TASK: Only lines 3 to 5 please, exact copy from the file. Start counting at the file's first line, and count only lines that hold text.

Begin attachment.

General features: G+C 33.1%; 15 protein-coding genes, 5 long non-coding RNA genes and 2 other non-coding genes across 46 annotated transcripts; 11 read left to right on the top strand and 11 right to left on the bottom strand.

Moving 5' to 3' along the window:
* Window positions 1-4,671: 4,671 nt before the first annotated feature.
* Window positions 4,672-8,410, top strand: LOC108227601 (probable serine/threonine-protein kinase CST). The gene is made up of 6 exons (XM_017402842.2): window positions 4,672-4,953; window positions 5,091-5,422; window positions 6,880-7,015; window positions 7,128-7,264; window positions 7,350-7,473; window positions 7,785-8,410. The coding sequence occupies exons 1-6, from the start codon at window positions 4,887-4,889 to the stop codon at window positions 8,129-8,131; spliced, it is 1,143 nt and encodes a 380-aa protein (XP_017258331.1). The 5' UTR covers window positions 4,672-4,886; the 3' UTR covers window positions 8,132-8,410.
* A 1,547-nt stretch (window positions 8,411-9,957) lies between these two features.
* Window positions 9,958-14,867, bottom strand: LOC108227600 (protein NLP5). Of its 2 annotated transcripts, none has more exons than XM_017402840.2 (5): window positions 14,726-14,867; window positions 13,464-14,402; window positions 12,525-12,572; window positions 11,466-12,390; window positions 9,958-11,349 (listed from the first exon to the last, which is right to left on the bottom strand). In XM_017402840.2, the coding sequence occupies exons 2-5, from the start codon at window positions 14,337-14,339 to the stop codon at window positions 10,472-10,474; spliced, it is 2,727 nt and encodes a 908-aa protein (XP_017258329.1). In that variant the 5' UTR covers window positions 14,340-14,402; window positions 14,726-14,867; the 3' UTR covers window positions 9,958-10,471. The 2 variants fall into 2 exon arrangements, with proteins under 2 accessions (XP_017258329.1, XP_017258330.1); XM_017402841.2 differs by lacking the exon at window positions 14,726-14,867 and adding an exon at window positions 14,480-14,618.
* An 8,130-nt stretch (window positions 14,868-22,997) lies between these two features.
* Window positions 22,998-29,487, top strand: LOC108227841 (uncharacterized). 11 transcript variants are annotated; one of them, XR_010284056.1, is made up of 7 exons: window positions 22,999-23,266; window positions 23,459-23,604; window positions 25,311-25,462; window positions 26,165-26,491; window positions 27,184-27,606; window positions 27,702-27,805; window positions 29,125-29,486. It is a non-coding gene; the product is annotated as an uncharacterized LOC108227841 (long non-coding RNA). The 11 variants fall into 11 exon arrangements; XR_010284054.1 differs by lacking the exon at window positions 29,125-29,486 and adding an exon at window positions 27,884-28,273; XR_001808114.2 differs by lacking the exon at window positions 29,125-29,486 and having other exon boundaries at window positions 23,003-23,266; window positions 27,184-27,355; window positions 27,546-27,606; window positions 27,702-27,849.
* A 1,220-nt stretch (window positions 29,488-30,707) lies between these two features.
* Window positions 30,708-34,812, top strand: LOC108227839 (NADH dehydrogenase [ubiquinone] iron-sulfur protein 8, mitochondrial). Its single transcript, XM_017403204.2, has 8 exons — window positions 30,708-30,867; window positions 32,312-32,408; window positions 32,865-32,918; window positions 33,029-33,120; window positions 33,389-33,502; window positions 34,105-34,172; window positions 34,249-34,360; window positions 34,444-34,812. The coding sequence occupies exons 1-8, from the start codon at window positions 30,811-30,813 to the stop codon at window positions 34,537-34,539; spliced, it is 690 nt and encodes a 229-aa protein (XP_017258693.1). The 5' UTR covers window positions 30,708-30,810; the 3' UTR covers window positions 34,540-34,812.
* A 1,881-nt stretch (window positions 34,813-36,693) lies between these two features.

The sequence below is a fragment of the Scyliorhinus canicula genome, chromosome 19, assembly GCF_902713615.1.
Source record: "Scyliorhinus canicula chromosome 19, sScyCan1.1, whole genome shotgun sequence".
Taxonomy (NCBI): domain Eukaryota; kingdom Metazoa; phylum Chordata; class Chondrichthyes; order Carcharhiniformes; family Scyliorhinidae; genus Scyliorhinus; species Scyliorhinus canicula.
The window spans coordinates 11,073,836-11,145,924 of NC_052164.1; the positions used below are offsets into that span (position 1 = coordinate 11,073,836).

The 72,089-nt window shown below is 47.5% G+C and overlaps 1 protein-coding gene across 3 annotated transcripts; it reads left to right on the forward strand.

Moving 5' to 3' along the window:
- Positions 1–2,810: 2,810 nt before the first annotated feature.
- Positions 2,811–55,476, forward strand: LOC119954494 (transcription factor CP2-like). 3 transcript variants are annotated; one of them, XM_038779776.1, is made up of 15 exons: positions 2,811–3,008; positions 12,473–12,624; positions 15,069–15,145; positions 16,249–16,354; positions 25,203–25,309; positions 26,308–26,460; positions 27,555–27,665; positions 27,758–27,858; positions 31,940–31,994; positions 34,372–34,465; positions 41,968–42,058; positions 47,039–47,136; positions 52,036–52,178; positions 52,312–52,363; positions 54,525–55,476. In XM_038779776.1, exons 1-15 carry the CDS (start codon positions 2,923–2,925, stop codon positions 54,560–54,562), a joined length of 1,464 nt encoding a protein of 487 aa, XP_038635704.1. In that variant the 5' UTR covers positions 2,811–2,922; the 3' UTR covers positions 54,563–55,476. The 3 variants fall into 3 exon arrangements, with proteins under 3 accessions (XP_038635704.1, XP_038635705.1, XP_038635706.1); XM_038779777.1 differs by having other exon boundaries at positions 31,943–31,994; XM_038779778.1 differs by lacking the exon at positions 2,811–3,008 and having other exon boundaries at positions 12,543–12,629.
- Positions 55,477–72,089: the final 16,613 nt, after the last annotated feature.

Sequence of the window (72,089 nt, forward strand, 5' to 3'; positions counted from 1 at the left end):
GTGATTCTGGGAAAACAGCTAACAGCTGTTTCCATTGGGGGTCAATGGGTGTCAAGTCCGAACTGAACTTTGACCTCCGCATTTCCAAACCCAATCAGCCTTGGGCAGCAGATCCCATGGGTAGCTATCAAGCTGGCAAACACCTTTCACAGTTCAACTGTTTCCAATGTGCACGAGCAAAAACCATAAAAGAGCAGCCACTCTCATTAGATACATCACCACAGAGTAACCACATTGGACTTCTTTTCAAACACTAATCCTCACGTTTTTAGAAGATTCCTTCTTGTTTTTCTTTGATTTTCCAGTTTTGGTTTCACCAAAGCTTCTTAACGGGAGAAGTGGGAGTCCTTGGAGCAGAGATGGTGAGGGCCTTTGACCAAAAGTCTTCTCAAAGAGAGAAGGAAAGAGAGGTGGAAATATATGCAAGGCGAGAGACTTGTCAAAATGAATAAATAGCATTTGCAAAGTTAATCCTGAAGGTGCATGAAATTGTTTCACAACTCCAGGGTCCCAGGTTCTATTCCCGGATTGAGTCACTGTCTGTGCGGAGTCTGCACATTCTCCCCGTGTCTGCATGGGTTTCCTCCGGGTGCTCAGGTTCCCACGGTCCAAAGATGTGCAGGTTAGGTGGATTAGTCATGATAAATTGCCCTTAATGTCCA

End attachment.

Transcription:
* Window positions 1-4,671: 4,671 nt before the first annotated feature.
* Window positions 4,672-8,410, top strand: LOC108227601 (probable serine/threonine-protein kinase CST). The gene is made up of 6 exons (XM_017402842.2): window positions 4,672-4,953; window positions 5,091-5,422; window positions 6,880-7,015; window positions 7,128-7,264; window positions 7,350-7,473; window positions 7,785-8,410. The coding sequence occupies exons 1-6, from the start codon at window positions 4,887-4,889 to the stop codon at window positions 8,129-8,131; spliced, it is 1,143 nt and encodes a 380-aa protein (XP_017258331.1). The 5' UTR covers window positions 4,672-4,886; the 3' UTR covers window positions 8,132-8,410.
* A 1,547-nt stretch (window positions 8,411-9,957) lies between these two features.